Photographer's Note

Golden Sand Sedge or Pikao

These Pikao (or pingao) is also known as the Golden Sand Sedge and its botanical name is Desmoschoenus spiralis1. It is endemic to (found only in) New Zealand's coastal environment and is one of our major sand binders along with Spinifex sericeus (spinifex or kowhangatara) and Austrofestuca littoralis (Sand Tussock or hinarepe), trapping sand to create dune systems.

Pikao is a native perennial sedge. Sedges are similar to grasses but can be distinguished from grasses by examining the stem/blades in cross section. Sedge blades are triangular in shape whereas grasses form a straight line.

Pikao resembles tussock in appearance. The foliage is coloured a brilliant green which turn a golden yellow or fiery orange at the ends. The leaves are organised into tufts and are stiff and curled and rough to touch. These characteristics help to minimise moisture loss in the harsh coastal environment and probably afford some protection from salt spray. Pikao leaves turn a golden yellow when dried which is why Maori weavers prize them.

Pikao are limited by moisture, and a lack of sand movement. They are more tolerant to root salinity than marram grass and prefer exposed, unstable and bare sites. Pikao's morphology is dependent on location, as its habit varies from north to south
Pikao reproduce in two ways, vegetative (rhizomes) and sexually (seeds). Rhizomes are long woody rope-like vegetative structures resembling roots that are sent out from the parent plant. These contain nutrients, water stores and root initials that allow the rhizomes to establish into the sand and to send out leaves1. Rhizomes facilitate the dune building and stabiliation process by producing a large area of plant material and root systems to trap sand. The extensive root systems produced as a result of vegetative reproduction also allows greater extraction of water from larger masses of sand which is essential for pikaos' survival. Vegetative reproduction is the main means of reproduction in pikao, enabling plants to survive indefinately.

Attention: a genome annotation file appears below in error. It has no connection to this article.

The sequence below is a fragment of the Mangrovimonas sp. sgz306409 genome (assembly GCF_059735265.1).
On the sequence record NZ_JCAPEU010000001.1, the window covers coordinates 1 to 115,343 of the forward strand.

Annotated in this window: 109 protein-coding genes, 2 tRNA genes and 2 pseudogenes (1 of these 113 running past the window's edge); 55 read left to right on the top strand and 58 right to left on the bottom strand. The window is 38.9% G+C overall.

Seeds are produced sexually in the flowerheads. Pikao flowers are brown in colour and arranged in a spiral pattern (hence D. spiralis) on flowerheads that measure between 15-30cm in length. These are sent up from the plant on long sturdy stems. Seeds then develop on the flowerheads in spikelets6 and mature between December and February, depending on location (maturity is reached later in more southern, cooler locations).

Mature seeds are shiny, brown, egg-shaped and flat on one side however the exact shape depends on where the seed is located within the spikelet. Seeds also vary in size with the largest being about the size of a match head.

Wind dispersal is the primary mechanism for dispersal over short distance, whereas transportation via seawater allows dispersal over longer distances3. Pikao seeds appear to have a dormancy mechanism which ensures seed viability over the longer-term. Dormancy seems to set in shortly after seed maturity, after which germination may follow after the first year. The length of time seed may remain viable for is unknown. A natural seedbank of unknown age exist at Island Park, Dunedin. There had been no existing plants in the area, but plants appeared following sand disturbance at a DCC sand mining operation.

Thanks to Kara Scally on behalf of the Pikao Recovery Group.

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Photo Information
  • Copyright: Jim Stevens (Jimst) Silver Note Writer [C: 2 W: 0 N: 13] (205)
  • Genre: Places
  • Medium: Color
  • Date Taken: 2005-06-20
  • Categories: Nature
  • Camera: Olympus C-2020Z
  • Exposure: f/2.8, 1/125 seconds
  • More Photo Info: view
  • Photo Version: Original Version
  • Date Submitted: 2006-11-22 17:24
Viewed: 1631
Points: 6
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Additional Photos by Jim Stevens (Jimst) Silver Note Writer [C: 2 W: 0 N: 13] (205)
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